Part: Tabula Rasa
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Genre: Jazz Music
Media Format: Compact Disk
Release Date: 16-NOV-1999
This seminal disc now almost seems like the manifesto for a whole new strain of minimalism that has found an enormously receptive audience. It represented a breakthrough for Estonian composer Arvo Pärt, whose music--like that of his European colleagues John Tavener and Henryk Górecki--pursues an austerely beautiful simplicity that suggests spiritual illumination. Fratres, given here in two versions, one for piano and violin and the other for 12 cellos, repeatedly intones a sequence resembling chant to convey a sensibility that seems at once archaic and beyond time. Violinist Gidon Kremer, for whom Pärt wrote the exquisitely contemplative and hypnotic title work, grasps the music's koan-like idiom, allowing an inner fullness to resonate through the most fragile, ethereal wisps of tone against the mysterious clangings of prepared piano. The tolling of the tubular bells in Cantus in Memory of Benjamin Brittenis an emotionally charged lament, based on a simple minor descending scale, that introduces Pärt's fascination with what he calls "tintinnabulation": the literal and metaphorical sound of ringing bells. This recording is also famous for the acoustically warm presence produced by ECM's Manfred Eicher, which magnificently captures the mystical simplicity of Pärt's sound world. --Thomas May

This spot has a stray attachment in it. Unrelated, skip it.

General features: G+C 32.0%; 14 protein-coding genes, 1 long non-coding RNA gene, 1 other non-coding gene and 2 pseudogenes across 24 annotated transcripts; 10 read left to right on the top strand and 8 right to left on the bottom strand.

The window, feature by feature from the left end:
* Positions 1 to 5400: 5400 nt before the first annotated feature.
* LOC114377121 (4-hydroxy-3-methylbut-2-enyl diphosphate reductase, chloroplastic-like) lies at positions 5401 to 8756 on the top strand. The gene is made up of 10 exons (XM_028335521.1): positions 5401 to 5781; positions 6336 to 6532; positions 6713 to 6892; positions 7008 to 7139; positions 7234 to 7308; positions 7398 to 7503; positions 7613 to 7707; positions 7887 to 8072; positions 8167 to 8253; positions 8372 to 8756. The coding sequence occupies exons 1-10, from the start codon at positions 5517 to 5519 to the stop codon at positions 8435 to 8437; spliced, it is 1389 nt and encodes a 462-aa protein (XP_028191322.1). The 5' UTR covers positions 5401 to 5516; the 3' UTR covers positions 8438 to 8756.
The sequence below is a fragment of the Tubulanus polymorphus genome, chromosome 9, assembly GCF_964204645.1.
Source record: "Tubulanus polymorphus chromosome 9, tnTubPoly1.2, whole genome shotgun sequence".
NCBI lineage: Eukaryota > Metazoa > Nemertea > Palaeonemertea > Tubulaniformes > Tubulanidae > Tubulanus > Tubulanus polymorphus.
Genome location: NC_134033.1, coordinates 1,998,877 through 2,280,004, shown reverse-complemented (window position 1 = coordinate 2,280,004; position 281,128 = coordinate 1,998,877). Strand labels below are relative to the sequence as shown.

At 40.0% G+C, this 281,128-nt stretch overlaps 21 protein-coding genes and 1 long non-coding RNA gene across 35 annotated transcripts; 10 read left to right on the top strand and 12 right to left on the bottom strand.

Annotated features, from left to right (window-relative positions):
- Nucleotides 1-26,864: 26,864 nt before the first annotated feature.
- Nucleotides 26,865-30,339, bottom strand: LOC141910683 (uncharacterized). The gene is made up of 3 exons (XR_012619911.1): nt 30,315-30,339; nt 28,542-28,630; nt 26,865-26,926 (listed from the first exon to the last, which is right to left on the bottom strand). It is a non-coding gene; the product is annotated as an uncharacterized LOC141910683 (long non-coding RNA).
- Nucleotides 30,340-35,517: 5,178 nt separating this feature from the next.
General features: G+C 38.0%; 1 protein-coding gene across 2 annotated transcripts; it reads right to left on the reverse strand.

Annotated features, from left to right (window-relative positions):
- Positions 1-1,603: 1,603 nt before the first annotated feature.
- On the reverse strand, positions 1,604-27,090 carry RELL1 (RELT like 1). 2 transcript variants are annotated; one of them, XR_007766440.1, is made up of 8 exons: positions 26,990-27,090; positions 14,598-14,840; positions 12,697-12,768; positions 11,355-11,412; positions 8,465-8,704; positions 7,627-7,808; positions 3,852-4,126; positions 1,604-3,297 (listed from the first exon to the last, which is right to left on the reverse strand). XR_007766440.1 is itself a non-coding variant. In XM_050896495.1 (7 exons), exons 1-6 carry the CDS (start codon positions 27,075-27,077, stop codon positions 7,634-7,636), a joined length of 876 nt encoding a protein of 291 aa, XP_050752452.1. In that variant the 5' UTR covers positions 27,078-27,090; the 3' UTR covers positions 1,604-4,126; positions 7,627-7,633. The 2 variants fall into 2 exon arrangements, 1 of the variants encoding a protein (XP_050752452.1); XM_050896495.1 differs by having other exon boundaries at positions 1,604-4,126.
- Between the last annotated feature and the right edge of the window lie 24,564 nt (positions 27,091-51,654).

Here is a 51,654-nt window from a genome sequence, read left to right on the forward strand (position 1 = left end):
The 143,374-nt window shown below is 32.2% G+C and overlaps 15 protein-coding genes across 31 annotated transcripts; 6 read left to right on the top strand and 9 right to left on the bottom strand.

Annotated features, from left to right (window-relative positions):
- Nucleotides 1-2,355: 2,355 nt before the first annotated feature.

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After "Credo" in 1968 - which his Soviet masters banned - Part descended into a period of silence, but arose, newly-prepared, in 1976 with "Fur Alina" and the pieces that make up this CD. Now he had hit upon a new style, the "little bells" sound which he calls "tintinnabulation".
I do not know what drew Part to this minimalist and religious sound, but I can picture a grievously wounded mankind crawling out from the wars of the first half of the 20th century, enchained in the moral and substantial poverty of totalitarianism in Part's homeland, a Baltic former "captive nation". What music befits this humanity, who cannot dance, can barely move - with luck, can take a few tiny, quiet steps toward hope? This is the music. However, the Christian Part does not believe that we must all suffer to be redeemed. He says that "the Apostles [could] have lived in the Soviet Union... But it is not absolutely necessary for people to live under such conditions. Perhaps it is more important for something to happen within us." He took the monk's advice to heart.
Thus "Alina", and also this "Tabula Rasa" collection: something happened within Arvo Part, and, through the medium of the extraordinary musicians here, an echo of that reaches the listener. This is first of all spiritual music.
Gidon Kremer, Part's fellow Balt and an incredible player, has a visceral grasp of Part's work - in fact, Part says that Kremer suggested the form of Tabula Rasa to him. To have Kremer share one version of "Fratres" with Keith Jarrett on piano is ... well, not to be missed. Jarrett is a musician whose own feeling comes across in his playing, as Part's comes through his composing. Putting Jarrett to work on this CD is an example of ECM's interest in the creativity they can breed by mixing their artists.